Stu Cook was the bassist for Creedence Clearwater Revival, whose songbook includes classics such as “Proud Mary,” “Bad Moon Rising,” “Green River,” “Down on the Corner,” “My Back Door,” “Fortunate Son,” “Have You Ever Seen the Rain?” “Travelin’ Band” and “Up Around the Bend.” Creedence also did smokin’ covers of “Susie Q” and “I Heard It Through the Gravevine.” The band broke up acrimoniously in 1972, and was inducted into the Rock and Roll Hall of Fame in 1993.
In 1995, Cook and Creedence Clearwater Revival drummer Doug “Cosmo” Clifford formed Creedence Clearwater Revisited, the name change reflecting the absence of singer/songwriter John Fogerty and his late brother, Tom. This band, which not coincidentally also abbreviates to CCR, plays the hits we know and love from their days with Creedence Clearwater Revival.
Creedence Clearwater Revisited will perform at the Ventura County Fair at 7:30 p.m. Friday. The show is free with paid admission into the fair, and seating is first come, first serve. Click here for more information.
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Jeff Moehlis: Creedence Clearwater Revival had a different sound from the other Bay Area bands. From your perspective, how did CCR fit in with that scene?
Stu Cook: It’s a very interesting question. Number one, we were from the East Bay and remained in the East Bay, in the San Francisco Bay Area. I briefly lived in San Francisco during that time period, but the other guys were married and had their own lives set up prior to our success. We didn’t have to come to San Francisco for the Summer of Love. We were already living in the area.
We played the same venues as most of the bands that were more central to the scene. We were probably more on the periphery because of our musical style. It was more rooted in the blues and country music, and we focused more on AM radio songs. (John) Fogerty was writing 2½-, three-minute songs, whereas the rest of San Francisco was jamming on and on for long periods of time on one song. We could do half a dozen songs in the time period they played one song (laughs).
We had a different approach. I think it served us well. We didn’t become lost in the San Francisco scene. We played the Fillmore, the Carousel Ballroom and Winterland. We were part of it, but we didn’t live in a commune, you know what I mean? It was interesting because a lot of the music came from musicians who moved to San Francisco because of the cultural dynamic that was going on. We were already there, so we had a bit of a different take on it.
JM: Could you describe your Woodstock experience?
SC: (laughs) Well, we were in L.A. on Friday, we were recording either a Dionne Warwick special or an Andy Williams special. It was a television variety show. We took the red-eye to Boston, chartered a jet to fly to Upstate New York, and it was just madness by the time we got there. You know, the gates had already come down. It was a free concert by then. We got to the Holiday Inn pretty wasted from traveling all night. The place was just a madhouse.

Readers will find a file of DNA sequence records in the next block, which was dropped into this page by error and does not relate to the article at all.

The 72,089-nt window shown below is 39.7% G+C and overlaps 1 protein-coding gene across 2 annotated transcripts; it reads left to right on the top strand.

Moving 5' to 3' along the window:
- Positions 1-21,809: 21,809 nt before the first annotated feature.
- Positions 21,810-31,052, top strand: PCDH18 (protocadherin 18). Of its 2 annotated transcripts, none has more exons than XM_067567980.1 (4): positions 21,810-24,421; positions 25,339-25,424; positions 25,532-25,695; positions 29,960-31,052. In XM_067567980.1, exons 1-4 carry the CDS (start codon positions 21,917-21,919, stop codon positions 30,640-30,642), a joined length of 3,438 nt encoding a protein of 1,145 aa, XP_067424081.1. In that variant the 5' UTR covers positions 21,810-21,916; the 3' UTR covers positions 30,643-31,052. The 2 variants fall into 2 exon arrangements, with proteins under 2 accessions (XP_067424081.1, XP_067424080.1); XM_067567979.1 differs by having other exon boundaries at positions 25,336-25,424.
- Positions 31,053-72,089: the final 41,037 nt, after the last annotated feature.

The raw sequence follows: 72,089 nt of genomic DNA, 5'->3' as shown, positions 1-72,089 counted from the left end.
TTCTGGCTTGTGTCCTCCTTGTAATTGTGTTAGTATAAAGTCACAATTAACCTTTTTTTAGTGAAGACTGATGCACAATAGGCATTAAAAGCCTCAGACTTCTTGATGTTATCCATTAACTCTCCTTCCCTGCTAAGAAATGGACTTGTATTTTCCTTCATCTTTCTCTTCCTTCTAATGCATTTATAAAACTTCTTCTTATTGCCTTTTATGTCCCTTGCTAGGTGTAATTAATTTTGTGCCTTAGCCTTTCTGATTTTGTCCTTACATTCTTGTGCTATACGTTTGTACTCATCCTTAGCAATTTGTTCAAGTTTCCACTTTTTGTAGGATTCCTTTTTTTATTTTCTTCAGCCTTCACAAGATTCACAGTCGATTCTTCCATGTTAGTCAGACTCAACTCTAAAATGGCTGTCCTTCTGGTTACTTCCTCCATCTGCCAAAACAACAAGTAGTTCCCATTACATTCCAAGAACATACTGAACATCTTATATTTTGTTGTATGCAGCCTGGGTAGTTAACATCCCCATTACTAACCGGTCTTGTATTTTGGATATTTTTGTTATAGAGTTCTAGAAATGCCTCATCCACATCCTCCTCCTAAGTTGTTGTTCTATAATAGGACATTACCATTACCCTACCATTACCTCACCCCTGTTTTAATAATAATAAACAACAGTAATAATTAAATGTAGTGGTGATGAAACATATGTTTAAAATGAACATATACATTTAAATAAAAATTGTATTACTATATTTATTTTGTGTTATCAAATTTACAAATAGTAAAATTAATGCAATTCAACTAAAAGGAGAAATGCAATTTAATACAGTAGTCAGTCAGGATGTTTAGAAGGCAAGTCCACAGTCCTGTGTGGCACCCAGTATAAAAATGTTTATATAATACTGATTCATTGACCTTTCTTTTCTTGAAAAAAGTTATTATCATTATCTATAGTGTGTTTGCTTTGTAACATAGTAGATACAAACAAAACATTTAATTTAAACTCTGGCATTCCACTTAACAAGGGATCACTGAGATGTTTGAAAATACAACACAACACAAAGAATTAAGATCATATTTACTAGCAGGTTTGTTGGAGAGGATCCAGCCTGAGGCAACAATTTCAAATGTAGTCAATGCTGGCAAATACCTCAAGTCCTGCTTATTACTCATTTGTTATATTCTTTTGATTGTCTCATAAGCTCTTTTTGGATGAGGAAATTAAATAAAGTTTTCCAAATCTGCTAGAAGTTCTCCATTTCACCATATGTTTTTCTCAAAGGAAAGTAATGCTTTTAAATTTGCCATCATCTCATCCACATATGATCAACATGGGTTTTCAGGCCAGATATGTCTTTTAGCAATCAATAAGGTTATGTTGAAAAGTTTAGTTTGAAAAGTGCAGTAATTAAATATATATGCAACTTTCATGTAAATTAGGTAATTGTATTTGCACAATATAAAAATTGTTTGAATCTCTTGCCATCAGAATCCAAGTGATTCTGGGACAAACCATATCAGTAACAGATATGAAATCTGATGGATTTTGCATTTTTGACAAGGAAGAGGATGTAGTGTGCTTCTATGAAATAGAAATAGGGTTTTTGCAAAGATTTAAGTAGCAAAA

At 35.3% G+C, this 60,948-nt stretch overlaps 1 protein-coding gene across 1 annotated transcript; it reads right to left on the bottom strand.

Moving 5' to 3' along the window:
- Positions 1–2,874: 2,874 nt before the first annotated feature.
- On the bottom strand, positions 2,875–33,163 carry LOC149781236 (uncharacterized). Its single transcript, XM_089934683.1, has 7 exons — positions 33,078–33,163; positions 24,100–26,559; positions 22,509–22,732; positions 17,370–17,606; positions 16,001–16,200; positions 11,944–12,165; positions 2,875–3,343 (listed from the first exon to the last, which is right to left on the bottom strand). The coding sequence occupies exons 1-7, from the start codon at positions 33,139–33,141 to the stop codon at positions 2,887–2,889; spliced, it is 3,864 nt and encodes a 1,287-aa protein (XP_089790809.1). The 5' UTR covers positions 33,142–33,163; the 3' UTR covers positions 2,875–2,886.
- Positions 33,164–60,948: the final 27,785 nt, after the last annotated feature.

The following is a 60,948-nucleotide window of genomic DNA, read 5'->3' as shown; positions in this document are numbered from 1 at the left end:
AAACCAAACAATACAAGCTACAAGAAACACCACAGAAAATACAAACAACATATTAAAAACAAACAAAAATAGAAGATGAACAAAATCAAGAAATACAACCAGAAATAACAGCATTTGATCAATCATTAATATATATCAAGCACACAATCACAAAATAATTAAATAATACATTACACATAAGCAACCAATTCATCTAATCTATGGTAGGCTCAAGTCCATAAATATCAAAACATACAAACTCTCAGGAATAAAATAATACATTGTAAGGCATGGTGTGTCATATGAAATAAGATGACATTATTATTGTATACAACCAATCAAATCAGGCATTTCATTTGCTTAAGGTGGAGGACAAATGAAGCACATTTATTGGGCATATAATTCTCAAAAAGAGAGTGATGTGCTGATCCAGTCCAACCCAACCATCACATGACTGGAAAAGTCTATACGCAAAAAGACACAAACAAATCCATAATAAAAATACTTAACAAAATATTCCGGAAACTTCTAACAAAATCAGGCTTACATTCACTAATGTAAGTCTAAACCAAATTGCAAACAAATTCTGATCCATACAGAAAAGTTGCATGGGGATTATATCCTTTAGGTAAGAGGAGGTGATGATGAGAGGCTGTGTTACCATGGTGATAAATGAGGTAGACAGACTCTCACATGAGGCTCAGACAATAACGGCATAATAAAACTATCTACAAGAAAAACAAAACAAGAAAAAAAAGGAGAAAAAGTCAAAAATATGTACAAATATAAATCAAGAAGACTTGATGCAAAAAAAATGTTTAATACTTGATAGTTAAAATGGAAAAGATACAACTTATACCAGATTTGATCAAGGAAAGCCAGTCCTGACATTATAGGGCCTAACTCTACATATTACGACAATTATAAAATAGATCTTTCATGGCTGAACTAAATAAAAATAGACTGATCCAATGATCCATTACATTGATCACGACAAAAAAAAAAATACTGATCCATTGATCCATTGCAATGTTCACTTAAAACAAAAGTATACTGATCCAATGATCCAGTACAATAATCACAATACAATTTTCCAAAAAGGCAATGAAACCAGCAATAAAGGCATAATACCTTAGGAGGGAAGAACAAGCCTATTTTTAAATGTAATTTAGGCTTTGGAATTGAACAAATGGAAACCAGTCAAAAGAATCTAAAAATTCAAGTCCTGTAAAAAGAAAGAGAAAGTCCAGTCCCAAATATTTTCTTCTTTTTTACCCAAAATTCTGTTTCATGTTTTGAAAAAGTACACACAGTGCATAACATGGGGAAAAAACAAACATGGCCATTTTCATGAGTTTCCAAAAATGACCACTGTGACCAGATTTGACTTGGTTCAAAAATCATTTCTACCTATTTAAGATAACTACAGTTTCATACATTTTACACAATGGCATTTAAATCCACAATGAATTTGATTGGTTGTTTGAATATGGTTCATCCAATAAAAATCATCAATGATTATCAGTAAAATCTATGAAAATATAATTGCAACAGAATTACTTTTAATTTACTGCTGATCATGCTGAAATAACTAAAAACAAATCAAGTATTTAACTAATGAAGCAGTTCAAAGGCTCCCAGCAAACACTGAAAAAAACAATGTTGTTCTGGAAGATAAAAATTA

We got some sleep and the helicoptered us in a few hours later to the festival site. We hung out all day, mainly with the guys from Bill Graham’s organization, Barry Imhoff. He was there taking care of Carlos Santana and the Santana band. We all knew each other from the Bay Area, so we hung out at their trailer all day. We had a pretty comfortable experience backstage (laughs). Way better than the folks out front.
Then the rain started, and it started to interfere with the timing of the event, and the equipment started becoming damaged by the elements. Some of the stuff got unsafe, the lighting got unsafe. The show was running late. Pretty soon, I think it was after midnight, one o’clock, maybe later when we finally got on. We were the headliner on Saturday night. We were supposed to go on at 10 or something like that. By the time we got on, after a long set by The Grateful Dead, it was quite late. People (laughs) needed some rallying at that point. It was pitch black. All the spotlights were out, very few stage lights. We had very little direct contact with the audience because of the distance and the darkness. But we went out and I thought played a hell of a set. I just recently listened to the entire performance, and it was a great little concert that we played. I’m really happy with it. I wish we’d been included in the film, of course, but you know that’s water under the bridge as well.
JM: Can you tell us what we can look forward to at the upcoming show?
SC: Oh, man, you want me to give it all away?
JM: Give it all away!
SC: All right, here’s the deal. If you like Creedence, you’re going to love this band. We have a good time. We never take ourselves seriously, but we always take the music seriously, so you’re going to get a great show. It’s going to be all Creedence all night. So come party with us.
You know, we have over three generations of fans now. Many of them were introduced to the music the same way you were, from siblings, parents, uncles, aunts, music around the house. Both Doug and I are just amazed at how the baton has been passed from generation to generation. It really makes us feel good about that music.
— Jeff Moehlis is a Noozhawk contributing writer and a professor of mechanical engineering at UC Santa Barbara. Upcoming show recommendations, advice from musicians, interviews and more are available on his web site, music-illuminati.com. The opinions expressed are his own.